July 31, 2013 in Business

JPMorgan agrees to penalty in energy case

$410 million to be paid in price-fixing action
Associated Press
 

WASHINGTON – JPMorgan Chase & Co. agreed to pay $410 million on Tuesday to settle accusations by U.S. energy regulators that it manipulated electricity prices.

The Federal Energy Regulatory Commission said the bank used improper bidding strategies to squeeze excessive payments from the agencies that run the power grids in California and the Midwest. The improper conduct occurred between September 2010 and November 2012, FERC said.

JPMorgan, the biggest U.S. bank, is paying a civil penalty of $285 million and returning $125 million in allegedly improper profits. Of that amount, $124 million will go to electric utilities that bought power in California and $1 million to those in the Midwest.

FERC said its investigation had found improper trading practices were used at Houston-based JPMorgan Ventures Energy Corp.

New York-based JPMorgan said in a written statement that it’s “pleased to have reached an agreement with FERC to put this matter behind it.” JPMorgan didn’t admit or deny any violations.

The move is part of a broad crackdown by FERC on alleged price manipulation. FERC recently levied a $453 million penalty on Barclays, Britain’s second-largest bank, for manipulating electricity prices in California and other Western states. Barclays is disputing the allegations.

FERC said JPMorgan’s energy unit used five “manipulative bidding strategies” in California between September 2010 and June 2011, and three in the Midwest from October 2010 to May 2011.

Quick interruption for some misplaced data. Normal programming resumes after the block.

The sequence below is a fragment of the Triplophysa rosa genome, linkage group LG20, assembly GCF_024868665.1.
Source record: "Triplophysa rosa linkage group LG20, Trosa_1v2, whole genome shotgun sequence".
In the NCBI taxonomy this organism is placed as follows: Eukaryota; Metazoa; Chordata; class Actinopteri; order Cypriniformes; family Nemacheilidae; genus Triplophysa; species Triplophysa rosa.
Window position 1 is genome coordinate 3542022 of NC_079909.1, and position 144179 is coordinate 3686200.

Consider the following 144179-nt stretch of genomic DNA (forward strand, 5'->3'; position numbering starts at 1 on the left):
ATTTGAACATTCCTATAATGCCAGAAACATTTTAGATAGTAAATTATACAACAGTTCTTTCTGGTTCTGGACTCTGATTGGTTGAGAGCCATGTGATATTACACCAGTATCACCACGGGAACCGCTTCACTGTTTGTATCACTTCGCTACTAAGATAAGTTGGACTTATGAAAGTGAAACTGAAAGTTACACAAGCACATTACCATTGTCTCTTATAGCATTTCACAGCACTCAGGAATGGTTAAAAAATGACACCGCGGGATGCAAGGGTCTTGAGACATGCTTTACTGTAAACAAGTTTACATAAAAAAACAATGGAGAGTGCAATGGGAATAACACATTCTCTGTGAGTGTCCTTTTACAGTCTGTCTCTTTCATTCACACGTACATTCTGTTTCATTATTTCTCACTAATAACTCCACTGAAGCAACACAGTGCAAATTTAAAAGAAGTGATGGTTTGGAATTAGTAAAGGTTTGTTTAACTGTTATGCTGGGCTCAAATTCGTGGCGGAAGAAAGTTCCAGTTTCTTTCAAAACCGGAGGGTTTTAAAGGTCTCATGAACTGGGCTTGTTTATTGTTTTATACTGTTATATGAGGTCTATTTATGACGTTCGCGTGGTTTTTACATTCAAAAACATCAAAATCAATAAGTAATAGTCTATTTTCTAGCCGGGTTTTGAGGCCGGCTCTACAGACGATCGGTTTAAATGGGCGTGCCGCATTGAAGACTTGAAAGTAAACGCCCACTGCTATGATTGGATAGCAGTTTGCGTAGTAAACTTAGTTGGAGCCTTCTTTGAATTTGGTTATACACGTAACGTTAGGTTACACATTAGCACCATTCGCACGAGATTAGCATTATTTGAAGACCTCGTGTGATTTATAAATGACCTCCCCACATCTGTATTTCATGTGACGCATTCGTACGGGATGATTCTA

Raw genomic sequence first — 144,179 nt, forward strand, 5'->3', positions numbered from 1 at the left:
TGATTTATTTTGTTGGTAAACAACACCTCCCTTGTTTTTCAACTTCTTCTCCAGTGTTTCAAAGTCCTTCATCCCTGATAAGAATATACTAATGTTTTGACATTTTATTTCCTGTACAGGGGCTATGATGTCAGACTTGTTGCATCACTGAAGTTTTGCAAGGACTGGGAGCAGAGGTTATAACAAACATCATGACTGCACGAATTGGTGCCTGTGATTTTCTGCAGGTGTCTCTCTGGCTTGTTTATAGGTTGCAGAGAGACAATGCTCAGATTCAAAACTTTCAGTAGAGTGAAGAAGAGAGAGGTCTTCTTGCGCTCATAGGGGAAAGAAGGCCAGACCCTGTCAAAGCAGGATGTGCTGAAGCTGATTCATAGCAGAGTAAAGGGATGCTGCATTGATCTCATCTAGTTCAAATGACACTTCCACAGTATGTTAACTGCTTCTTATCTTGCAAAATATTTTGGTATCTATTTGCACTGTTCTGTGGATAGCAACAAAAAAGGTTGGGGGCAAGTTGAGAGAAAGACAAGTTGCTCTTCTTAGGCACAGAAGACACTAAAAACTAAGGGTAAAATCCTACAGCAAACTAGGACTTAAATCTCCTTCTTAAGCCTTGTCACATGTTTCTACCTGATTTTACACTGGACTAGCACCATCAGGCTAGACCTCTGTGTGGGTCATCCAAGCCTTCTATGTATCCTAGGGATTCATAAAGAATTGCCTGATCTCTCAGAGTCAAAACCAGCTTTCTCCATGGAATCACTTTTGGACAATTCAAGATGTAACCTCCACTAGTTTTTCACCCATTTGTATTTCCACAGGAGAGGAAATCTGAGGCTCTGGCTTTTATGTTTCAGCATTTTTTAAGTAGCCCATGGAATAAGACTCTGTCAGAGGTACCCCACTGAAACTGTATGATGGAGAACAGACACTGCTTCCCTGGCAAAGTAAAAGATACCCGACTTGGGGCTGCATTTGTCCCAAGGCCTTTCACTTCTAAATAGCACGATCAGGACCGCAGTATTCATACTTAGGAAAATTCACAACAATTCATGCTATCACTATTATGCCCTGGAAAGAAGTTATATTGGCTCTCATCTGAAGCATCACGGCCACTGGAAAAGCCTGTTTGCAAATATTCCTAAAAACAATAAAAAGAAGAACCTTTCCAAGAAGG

JPMorgan Ventures Energy has contracts with power generating companies to trade their electricity. FERC said the JPMorgan traders offered to sell electricity at artificially low prices in a “day-ahead” market, so that companies would put their plants on standby mode to quickly generate energy. That would allow JPMorgan to earn fees for putting the power plants on standby mode.

Later, the traders would offer to sell electricity from the plants at higher prices in the market for last-minute energy needs, according to FERC.

Sen. Ron Wyden, D-Ore., chairman of the Senate Energy and Natural Resources Committee, said FERC’s actions regarding JPMorgan and Barclays “put the interests of families and consumers first, by holding accountable traders and banks that manipulated power prices for short-term profits.”

“I urge (FERC) to continue to aggressively police energy markets,” Wyden said in a statement.

The alleged conduct was brought to FERC’s attention in 2011 by the California Independent System Operator, the agency that runs the state’s power grid. The agency’s general counsel, Nancy Saracino, called the settlement with JPMorgan “a vindication.”

JPMorgan shares slipped 36 cents to $55.33 in trading Tuesday.

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